1. The children must be under control (1 Timothy 3:4). As Paul puts it, “. . . keeping his children under control with all dignity.” In other words, they must not be out of control or uncontrolled. Obviously, this is the normal way that children are raised today. Walk through a grocery store and you will probably find children who are not under control. When in a crowd of people, notice that many children are uncontrolled. This is the parents’ fault primarily, though children share in the blame.

The overseer must keep his children “under control” with “all dignity.” The term here is semnotes, meaning “venerableness, dignity.” He is not to be out of control himself or he won’t be able to keep his children under control! He is to be dignified in his relationship to his children. Here again is good counsel to all Christian parents as they relate to their children. Determine now to raise your children differently from the world around you!

  1. The children must be managed or manageable. The overseer must be “one who manages his own household well” (1 Timothy 3:4). Beyond children, the overseer must “manage” his whole family well. The term manage is from proistemi, literally “to stand before” and hence, “to lead, attend to” (Vine). Our society has large given up on the principle of fatherly authority and leadership. The idea is to be a friend to one’s child and not a leader or manager over the child. How far our societal standards have drifted from Biblical principles! (By the way, deacons or servants also must be “good managers of their children and their own households,” 1 Timothy 3:12).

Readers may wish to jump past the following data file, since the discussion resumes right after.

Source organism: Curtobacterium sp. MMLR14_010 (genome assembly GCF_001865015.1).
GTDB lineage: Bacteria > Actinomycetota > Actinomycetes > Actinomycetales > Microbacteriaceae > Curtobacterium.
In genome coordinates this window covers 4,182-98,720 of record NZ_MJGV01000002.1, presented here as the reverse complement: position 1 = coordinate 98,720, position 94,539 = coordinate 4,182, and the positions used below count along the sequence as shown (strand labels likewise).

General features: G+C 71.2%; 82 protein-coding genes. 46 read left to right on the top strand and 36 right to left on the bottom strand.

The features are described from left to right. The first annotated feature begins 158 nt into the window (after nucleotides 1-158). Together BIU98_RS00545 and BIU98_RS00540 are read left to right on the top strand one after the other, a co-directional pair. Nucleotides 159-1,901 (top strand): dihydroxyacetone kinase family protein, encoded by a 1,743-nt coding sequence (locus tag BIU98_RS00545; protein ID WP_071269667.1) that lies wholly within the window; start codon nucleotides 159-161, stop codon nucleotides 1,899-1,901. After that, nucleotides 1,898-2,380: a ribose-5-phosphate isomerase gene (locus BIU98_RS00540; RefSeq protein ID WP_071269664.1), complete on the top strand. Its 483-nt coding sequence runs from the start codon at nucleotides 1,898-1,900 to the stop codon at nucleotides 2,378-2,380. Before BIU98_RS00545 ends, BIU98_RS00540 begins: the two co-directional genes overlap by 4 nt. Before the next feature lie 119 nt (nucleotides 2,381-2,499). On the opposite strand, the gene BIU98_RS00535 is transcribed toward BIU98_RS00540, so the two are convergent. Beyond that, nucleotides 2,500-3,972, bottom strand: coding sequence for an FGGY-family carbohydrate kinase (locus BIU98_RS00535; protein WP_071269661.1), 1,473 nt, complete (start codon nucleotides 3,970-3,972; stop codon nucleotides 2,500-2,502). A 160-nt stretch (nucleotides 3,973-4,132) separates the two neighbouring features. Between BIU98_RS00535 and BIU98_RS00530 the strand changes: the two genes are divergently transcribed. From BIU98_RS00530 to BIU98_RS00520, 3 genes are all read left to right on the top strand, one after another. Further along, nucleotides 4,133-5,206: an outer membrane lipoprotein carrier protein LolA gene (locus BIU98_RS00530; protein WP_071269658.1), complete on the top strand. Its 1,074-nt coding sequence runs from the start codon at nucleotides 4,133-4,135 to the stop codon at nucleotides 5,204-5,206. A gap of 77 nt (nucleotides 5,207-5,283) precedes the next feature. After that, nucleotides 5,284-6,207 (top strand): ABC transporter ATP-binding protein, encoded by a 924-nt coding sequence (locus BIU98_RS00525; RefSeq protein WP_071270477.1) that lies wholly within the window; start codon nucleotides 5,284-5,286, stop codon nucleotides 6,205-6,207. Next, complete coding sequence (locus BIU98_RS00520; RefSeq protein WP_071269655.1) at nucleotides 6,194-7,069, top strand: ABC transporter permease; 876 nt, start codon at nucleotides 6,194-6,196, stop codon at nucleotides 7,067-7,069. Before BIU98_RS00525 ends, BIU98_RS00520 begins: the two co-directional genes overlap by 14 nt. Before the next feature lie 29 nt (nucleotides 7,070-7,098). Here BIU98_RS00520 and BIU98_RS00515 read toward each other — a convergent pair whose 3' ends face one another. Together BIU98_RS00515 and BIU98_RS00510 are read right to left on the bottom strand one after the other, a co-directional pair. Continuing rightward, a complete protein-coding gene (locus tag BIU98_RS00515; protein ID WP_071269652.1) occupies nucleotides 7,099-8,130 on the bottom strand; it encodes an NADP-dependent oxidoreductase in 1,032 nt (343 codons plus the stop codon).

If the overseer doesn’t manage or lead his family well, “how will he take care of the church of God”? (1 Timothy 3:5). He is to prove himself with his family and only then will he be qualified to manage the family of God.

  1. Evidently there must be a plurality of children. Both 1 Timothy 3:4 and Titus 1:6 refer to “children” in the plural. Some may question this, saying that to require that an overseer has “children” may be obeyed by having only one child. We can see the reasoning here, but it surely would be “safe” for the overseer to have more than one child. Generally speaking, the tenor and tone of Scripture would point to families with many children (cf. Genesis 1:28; 9:1, 7). Having a large family will help prepare the overseer to have experience dealing with a range of different personalities, as in an assembly of believers. However, we do know that not every couple is able to have a large family, thus we cannot at all make this a definite rule.

We should be glad that God, through Paul, has given us instruction on choosing godly men as elders or overseers (or shepherds). As we have seen, one of the primary qualifications is that the overseer must be married and have children who are saved, who are well-managed, and who are under control. This is a weighty responsibility for those who are over the community of Christ.

But this is only reasonable. Why? Overseers are to be “examples to the flock” of God (1 Peter 5:4). Brothers in the Lord (as well as the sisters) should be able to look to the overseer and notice how he guides, directs, teaches, and trains his own children and find help in their own family responsibilities.

Let’s make sure that any local community of Christ that is selecting overseers pay special attention to this important one of raising children that are exemplary. Let’s not be like denominational leaders who often have disobedient, rebellious, worldly, and fleshly children that are a disgrace to the name of Christ. God’s way is the best way…. God’s way is the only way!